An international crime gang that ransacked ancient sites in Bulgaria and trafficked stolen archaeological goods whose total worth exceeds several millions of euro has been broken up as a result of an international police operation coordinated by Europol, the European police co-operation agency said on June 25.
Eight individuals were arrested and about 4600 archaeological items were recovered as a result of this sting, Europol said.
Code-named Operation MEDICUS, this effort was led by the Bulgarian Interior Ministry’s General Directorate for the Fight against Organised Crime together with the British Metropolitan Police and the German State Criminal Police of Bavaria.
Europol supported the investigation by co-ordinating the information exchange and holding several operational meetings to prepare for the action day.
Five suspects were arrested in Bulgaria, and three in the United Kingdom as they entered the UK with a significant quantity of archaeological material concealed within a hide in their vehicle.
This operation dates back to October of last year, the details of which can only be released now due to operational reasons, Europol said.
The investigation which led to these arrests dates back to March 2018 when the Bulgarian police, after being informed by their British counterpart, began looking into this suspicious trafficking of cultural goods out of their country.
Among the trafficked items were ceramics, glass funeral urns, lamps, arrowheads, spears and ancient coins. Most of the seized items date back to the Roman period and come from military camps once located in Northern Bulgaria. Furthermore, some other artefacts belong to Bronze Age, early Iron Age, Middle Ages and Ottoman period.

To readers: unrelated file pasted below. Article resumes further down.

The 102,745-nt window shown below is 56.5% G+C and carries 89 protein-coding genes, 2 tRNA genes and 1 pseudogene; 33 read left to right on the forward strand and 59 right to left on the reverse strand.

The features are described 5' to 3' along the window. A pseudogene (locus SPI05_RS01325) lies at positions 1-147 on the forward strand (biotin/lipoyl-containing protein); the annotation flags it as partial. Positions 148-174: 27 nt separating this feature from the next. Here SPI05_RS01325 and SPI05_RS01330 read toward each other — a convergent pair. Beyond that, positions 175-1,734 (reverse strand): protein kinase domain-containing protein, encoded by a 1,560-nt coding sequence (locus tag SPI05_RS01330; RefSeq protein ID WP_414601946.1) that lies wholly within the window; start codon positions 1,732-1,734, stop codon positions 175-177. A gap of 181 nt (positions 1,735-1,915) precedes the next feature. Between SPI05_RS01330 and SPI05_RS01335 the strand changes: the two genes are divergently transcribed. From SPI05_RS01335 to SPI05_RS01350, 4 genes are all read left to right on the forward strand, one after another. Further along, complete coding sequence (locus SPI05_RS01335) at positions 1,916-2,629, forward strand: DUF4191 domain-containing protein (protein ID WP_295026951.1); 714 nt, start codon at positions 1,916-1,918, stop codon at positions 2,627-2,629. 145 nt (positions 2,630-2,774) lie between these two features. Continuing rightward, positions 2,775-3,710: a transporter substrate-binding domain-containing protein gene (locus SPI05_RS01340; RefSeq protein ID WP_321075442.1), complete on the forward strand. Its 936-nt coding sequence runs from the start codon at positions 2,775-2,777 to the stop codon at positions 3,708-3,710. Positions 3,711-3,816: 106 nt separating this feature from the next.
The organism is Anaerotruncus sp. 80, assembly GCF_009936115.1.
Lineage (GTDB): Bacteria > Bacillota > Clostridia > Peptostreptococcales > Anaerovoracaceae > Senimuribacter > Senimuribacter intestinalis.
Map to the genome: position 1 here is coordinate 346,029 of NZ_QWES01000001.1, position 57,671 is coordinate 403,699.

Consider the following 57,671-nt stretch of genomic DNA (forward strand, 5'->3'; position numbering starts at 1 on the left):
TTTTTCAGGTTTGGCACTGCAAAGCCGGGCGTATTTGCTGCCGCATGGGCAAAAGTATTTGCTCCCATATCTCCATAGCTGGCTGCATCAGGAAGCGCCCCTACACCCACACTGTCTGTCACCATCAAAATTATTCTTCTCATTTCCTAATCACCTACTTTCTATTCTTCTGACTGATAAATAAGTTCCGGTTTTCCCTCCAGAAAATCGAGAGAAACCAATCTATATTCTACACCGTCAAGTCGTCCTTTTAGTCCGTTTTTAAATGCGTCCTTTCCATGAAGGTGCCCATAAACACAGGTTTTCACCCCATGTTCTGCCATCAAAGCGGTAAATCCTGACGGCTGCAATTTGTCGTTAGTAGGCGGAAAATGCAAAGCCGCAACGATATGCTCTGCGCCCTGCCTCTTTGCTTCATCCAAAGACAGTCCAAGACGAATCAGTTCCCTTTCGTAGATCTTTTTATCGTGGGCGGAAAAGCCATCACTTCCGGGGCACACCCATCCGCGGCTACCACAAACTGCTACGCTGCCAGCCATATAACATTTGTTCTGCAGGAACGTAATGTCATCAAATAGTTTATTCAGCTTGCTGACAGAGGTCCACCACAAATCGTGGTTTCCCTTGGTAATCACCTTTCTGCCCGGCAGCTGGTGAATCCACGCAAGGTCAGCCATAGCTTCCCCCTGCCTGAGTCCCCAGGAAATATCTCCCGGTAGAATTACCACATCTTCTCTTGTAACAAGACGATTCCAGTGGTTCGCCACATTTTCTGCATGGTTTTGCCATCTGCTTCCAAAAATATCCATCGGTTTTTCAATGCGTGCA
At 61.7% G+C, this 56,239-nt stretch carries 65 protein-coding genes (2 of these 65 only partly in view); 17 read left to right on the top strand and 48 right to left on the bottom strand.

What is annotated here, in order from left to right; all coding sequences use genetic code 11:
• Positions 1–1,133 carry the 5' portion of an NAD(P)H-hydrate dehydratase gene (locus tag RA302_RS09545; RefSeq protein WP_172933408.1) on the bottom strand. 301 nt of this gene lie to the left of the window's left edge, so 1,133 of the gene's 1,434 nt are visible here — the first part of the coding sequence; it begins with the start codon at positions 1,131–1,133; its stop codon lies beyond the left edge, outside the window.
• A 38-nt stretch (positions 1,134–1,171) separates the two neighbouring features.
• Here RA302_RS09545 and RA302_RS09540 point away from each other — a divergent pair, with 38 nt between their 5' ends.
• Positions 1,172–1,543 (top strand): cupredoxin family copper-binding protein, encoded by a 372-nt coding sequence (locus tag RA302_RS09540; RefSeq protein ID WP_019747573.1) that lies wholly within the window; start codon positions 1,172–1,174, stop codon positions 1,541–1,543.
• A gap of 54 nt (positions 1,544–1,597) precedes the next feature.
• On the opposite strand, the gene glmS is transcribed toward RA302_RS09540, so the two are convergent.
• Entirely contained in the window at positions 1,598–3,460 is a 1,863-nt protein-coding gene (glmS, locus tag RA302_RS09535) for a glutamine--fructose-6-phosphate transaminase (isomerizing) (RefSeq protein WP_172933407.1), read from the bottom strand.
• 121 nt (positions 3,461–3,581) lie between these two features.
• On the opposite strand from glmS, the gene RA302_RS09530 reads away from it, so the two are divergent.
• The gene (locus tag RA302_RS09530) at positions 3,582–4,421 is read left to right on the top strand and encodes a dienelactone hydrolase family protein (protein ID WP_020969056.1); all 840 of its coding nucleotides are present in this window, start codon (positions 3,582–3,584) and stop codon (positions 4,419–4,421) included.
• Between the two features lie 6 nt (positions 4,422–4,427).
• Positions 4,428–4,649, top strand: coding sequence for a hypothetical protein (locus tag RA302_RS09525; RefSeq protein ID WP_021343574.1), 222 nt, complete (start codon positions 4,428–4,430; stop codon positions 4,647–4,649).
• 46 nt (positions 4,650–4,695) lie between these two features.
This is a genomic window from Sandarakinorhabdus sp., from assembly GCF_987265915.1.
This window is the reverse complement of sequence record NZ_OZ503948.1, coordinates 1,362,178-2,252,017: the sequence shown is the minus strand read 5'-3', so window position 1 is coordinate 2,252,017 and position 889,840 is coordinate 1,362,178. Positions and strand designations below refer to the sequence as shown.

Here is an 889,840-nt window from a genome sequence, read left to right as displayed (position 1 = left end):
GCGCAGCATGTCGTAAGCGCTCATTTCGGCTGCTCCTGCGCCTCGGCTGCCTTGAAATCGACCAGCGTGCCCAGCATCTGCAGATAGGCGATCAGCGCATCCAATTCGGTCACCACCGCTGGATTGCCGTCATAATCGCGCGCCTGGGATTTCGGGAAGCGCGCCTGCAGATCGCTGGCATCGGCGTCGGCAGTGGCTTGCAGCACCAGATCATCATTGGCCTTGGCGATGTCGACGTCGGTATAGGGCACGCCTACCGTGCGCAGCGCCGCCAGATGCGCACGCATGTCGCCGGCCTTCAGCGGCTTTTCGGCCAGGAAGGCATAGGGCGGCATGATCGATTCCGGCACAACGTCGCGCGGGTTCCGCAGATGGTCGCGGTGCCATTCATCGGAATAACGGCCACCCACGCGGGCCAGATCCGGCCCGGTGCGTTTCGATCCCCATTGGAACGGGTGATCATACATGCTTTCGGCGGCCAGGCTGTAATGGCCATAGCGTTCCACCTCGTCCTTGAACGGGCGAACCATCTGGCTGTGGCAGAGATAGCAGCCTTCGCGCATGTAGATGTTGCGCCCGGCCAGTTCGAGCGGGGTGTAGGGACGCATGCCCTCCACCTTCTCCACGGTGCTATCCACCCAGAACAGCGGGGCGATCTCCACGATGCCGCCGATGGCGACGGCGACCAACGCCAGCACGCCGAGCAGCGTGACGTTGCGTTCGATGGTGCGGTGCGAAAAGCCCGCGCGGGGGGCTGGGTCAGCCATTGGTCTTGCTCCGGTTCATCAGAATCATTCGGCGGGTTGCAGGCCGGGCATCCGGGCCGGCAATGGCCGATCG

The illegally excavated archaeological goods were brought out of Bulgaria and smuggled into the UK by means of private transport operators. Germany was their preferred transit country.
“This case confirms that the most common way to dispose of archaeological goods illegally excavated is by entering the legitimate art market,” Europol said.
“This modus operandi takes advantage of the fact that the existence of these goods is not officially known, therefore their illicit origin can be hidden by providing them with a false back story (fake documents of provenance),” the police agency said.
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